Speakers: Dennis Gormley, Paul Lettow, Lawrence Scheinman, and Henry Sokolski Presider: Charles D. Ferguson
Policymakers, analysts, and expert observers gathered in Washington, DC, for the Council on Foreign Relations’ Workshop on Evaluating and Strengthening the Nonproliferation Regime. Over the course of three sessions, workshop participants addressed these and other questions about the overall health of the nonproliferation regime, and how to improve it over the near and long terms.
Speakers: Joseph Cirincione and Scott D. Sagan Presider: Charles D. Ferguson
Policymakers, analysts, and expert observers gathered in Washington, DC, for the Council on Foreign Relations' Workshop on Evaluating and Strengthening the Nonproliferation Regime. Over the course of three sessions, workshop participants addressed these and other questions about the overall health of the nonproliferation regime, and how to improve it over the near and long terms.
On April 5, 2009, President Barack Obama spoke in Prague, calling nuclear terrorism "the most immediate and extreme threat to global security." His speech announced a Global Summit on Nuclear Security, which became the Nuclear Security Summit (NSS). The first summit took place in Washington, DC in April 2010.
David Sanger writes that Pakistan's weak nuclear safeguards and tenuous political situation are the stuff that nightmares are made of, as well as one of the key concerns of the new Obama administration.
Don Oberdorfer, a leading expert on North and South Korea, says he sees no evidence North Korean leader Kim Jong-Il has moved to relinquish control, despite reports concerning his illness and succession.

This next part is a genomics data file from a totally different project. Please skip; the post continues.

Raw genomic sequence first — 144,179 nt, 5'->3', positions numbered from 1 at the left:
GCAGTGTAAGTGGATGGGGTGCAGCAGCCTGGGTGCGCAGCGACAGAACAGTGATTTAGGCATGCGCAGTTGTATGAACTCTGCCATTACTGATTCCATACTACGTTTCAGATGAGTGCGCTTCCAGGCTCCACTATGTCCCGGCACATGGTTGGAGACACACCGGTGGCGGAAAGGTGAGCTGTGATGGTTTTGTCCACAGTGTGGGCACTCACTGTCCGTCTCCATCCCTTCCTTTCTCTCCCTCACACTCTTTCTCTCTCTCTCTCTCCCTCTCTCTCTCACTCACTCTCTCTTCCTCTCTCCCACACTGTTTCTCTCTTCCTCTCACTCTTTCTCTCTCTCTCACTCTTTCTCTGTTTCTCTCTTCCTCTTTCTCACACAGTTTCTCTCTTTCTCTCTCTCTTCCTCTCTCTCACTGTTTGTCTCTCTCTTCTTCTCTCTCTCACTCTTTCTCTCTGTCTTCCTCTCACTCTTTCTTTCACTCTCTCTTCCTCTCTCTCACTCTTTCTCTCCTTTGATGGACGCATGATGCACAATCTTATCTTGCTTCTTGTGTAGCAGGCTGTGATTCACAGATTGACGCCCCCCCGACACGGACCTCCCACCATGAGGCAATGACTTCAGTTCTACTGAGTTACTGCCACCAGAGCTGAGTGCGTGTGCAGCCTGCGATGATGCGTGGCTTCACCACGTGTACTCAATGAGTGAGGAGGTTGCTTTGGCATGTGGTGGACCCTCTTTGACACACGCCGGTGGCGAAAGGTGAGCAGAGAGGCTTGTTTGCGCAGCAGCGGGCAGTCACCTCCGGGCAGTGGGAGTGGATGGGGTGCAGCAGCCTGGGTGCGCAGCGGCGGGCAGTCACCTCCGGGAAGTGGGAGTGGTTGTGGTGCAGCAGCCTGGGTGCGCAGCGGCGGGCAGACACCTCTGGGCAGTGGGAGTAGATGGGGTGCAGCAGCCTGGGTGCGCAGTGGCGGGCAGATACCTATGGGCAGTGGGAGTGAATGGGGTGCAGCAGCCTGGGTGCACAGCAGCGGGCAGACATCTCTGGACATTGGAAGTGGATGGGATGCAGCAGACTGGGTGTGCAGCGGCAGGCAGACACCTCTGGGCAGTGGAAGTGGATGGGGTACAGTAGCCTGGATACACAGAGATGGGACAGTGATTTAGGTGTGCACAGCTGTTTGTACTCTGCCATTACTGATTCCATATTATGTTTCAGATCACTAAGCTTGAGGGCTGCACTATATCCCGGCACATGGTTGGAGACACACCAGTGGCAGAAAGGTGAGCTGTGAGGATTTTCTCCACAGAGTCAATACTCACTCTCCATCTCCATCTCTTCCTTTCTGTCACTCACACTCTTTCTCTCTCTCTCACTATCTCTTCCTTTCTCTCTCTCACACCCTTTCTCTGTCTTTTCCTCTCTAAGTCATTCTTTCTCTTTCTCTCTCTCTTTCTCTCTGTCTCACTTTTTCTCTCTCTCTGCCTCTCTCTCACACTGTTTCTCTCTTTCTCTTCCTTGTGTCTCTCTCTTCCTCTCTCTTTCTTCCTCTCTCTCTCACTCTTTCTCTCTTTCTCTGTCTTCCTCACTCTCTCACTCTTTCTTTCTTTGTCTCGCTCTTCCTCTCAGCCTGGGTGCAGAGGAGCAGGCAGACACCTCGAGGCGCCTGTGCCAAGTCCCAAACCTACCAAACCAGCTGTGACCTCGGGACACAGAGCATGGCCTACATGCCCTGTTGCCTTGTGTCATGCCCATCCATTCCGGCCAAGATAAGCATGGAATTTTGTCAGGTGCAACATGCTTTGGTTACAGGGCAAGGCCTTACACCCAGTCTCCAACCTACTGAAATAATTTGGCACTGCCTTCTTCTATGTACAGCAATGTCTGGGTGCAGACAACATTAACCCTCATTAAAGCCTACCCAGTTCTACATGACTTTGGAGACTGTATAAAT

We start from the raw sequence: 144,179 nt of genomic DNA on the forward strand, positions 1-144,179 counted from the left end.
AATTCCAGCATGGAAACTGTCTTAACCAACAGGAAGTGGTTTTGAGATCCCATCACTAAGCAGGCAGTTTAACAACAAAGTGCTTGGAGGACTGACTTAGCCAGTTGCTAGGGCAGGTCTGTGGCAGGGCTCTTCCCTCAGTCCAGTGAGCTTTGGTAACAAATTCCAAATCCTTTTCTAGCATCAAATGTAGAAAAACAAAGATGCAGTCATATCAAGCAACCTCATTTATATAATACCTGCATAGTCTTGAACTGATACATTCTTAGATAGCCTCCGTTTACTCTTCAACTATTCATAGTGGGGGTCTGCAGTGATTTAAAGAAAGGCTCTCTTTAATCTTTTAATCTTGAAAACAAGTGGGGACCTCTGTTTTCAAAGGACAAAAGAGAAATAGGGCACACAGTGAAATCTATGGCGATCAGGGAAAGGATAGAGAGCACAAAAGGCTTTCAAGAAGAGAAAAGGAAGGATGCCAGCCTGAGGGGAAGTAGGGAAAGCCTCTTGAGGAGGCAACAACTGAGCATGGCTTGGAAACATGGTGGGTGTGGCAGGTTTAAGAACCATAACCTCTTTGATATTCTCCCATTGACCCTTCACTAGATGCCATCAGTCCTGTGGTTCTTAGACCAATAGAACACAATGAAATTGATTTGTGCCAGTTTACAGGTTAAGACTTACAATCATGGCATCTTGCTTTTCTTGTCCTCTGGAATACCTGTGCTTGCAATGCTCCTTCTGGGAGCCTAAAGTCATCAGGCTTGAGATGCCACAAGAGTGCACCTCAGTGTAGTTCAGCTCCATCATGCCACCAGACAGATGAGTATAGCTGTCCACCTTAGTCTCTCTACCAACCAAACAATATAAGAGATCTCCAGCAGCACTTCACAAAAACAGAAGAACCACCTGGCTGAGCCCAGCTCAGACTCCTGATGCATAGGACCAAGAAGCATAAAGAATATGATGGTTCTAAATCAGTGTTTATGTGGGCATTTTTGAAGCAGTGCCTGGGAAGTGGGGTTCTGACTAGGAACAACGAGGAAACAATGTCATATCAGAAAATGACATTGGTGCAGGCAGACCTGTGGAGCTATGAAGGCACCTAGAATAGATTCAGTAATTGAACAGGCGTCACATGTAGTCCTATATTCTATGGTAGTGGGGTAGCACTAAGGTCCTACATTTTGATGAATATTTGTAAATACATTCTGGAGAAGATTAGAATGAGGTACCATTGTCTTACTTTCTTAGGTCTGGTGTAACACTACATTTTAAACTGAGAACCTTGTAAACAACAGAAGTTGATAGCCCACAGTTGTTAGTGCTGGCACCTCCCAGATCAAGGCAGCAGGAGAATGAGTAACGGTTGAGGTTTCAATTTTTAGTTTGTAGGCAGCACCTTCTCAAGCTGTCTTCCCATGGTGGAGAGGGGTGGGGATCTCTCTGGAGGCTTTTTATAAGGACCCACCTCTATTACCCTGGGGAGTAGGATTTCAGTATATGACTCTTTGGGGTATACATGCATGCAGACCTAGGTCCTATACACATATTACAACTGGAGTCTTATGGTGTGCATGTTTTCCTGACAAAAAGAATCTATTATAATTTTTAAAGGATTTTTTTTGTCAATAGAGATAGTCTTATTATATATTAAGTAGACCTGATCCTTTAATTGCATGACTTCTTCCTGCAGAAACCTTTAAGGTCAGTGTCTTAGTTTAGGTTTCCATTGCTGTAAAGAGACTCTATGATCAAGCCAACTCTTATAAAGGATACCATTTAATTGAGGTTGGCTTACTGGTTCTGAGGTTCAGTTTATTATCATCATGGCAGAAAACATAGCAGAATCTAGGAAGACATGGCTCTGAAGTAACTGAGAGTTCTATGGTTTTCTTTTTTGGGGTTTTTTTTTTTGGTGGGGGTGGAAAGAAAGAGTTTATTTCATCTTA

Gary Samore, who was active in nuclear diplomacy with North Korea in the Clinton administration, says the latest agreement between the United States and North Korea is only a "very modest step forward" because it allows the next administration to proceed further in seeking a nuclear-disarmed North Korea.
Michael Krepon, a well-known expert on South Asia and nuclear nonproliferation, says that the U.S.-India nuclear agreement is likely to weaken efforts at strengthening nonproliferation of nuclear weapons. He says that Congress will likely approve the agreement on the grounds it will improve relations with India and increase American jobs.
The Council on Foreign Relations' David Rockefeller Studies Program—CFR's "think tank"—is home to more than seventy full-time, adjunct, and visiting scholars and practitioners (called "fellows"). Their expertise covers the world's major regions as well as the critical issues shaping today's global agenda. Download the printable CFR Experts Guide.
Campbell evaluates the implications of the Boko Haram insurgency and recommends that the United States support Nigerian efforts to address the drivers of Boko Haram, such as poverty and corruption, and to foster stronger ties with Nigerian civil society.
Koblentz argues that the United States should work with other nuclear-armed states to manage threats to nuclear stability in the near term and establish processes for multilateral arms control efforts over the longer term.
The authors argue that it is essential to begin working now to expand and establish rules and norms governing armed drones, thereby creating standards of behavior that other countries will be more likely to follow.
Learn more about CFR’s mission and its work over the past year in the 2014 Annual Report. The Annual Report spotlights new initiatives, high-profile events, and authoritative scholarship from CFR experts, and includes a message from CFR President Richard N. Haass. Read and download »